Insights into the Management of Overactive Bladder with Transdermal Oxybutynin: A Practical Review
Metrics and citations
MetadataShow full item record
SourceRes Rep Urol. 2020;12:321-330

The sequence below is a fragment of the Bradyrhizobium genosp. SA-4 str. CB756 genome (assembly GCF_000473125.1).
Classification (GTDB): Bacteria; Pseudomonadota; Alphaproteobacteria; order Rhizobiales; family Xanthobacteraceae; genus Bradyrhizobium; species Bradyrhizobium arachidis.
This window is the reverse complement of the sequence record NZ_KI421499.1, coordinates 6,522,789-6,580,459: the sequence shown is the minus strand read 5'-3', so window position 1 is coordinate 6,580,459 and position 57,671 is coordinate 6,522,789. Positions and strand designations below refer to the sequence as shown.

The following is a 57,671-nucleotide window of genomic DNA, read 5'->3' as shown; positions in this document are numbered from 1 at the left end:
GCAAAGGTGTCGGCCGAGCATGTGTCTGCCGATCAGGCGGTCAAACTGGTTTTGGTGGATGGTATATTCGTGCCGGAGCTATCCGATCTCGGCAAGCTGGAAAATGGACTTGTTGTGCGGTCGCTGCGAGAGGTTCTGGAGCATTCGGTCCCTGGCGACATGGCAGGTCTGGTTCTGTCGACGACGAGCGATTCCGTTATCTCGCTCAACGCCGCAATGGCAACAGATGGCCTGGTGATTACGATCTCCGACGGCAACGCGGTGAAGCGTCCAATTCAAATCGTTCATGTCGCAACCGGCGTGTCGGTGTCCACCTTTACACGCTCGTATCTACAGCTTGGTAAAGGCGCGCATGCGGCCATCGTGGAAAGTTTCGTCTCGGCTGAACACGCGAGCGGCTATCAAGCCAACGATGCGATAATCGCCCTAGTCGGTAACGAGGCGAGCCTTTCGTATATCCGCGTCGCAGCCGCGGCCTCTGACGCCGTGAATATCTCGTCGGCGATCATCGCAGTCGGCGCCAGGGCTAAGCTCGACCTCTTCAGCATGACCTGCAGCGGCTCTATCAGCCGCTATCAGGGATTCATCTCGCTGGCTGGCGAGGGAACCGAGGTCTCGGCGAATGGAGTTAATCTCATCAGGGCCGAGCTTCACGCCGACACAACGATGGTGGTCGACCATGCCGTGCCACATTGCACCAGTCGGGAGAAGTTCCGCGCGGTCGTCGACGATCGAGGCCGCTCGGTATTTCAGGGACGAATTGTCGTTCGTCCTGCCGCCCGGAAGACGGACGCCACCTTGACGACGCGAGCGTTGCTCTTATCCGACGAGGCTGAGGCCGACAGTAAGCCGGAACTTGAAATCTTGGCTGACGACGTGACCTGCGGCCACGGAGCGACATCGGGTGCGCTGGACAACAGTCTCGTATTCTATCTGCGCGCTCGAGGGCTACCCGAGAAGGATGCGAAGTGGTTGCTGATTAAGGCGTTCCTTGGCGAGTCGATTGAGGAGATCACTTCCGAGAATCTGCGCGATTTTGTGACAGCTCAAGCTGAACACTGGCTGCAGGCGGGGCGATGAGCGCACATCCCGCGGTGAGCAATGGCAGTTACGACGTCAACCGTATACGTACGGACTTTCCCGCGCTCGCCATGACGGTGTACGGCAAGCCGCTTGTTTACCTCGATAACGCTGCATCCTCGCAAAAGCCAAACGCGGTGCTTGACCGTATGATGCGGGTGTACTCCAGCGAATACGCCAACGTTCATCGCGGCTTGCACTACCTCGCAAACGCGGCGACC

Overactive bladder (OAB), clinically defined as urinary urgency, with or without incontinence, generally accompanied by an increase in urinary frequency and nocturia, after any local disease or metabolic disorder that would explain these symptoms have been ruled out, is a highly prevalent condition that affects millions of men and women worldwide. Not only can the symptoms of OAB be very bothersome, but OAB can have significant detrimental effects on many aspects of individuals' lives, representing a particularly impactful health burden to quality of life and productivity. Besides a wide range of conservative treatments, the clinical efficacy of which remains an open issue, antimuscarinics are the mainstay of pharmacotherapy for this condition but anticholinergic troublesome side effects like dry mouth, and the patient's perception of lack of efficacy and poor adherence, are common reasons of abandonment of treatment. An alternative to oral administration treatment, with a lower incidence of dry mouth and other anticholinergic adverse effects, might be attractive to patients and a real treatment option for physicians. Delivery of oxybutynin directly through the skin with oxybutynin transdermal (OXY-TDS) avoids the first-pass hepatic metabolism that occurs with orally administered oxybutynin and prevents the appearance of anticholinergic adverse events. OXY-TDS being equally effective than oral treatment improves adherence, persistence, and patient satisfaction. The aim of this review is to focus on evidence available of the use of OXY-TDS in the management of patients with OAB, and to help clinicians in the challenges involved in the treatment options for patients with this condition.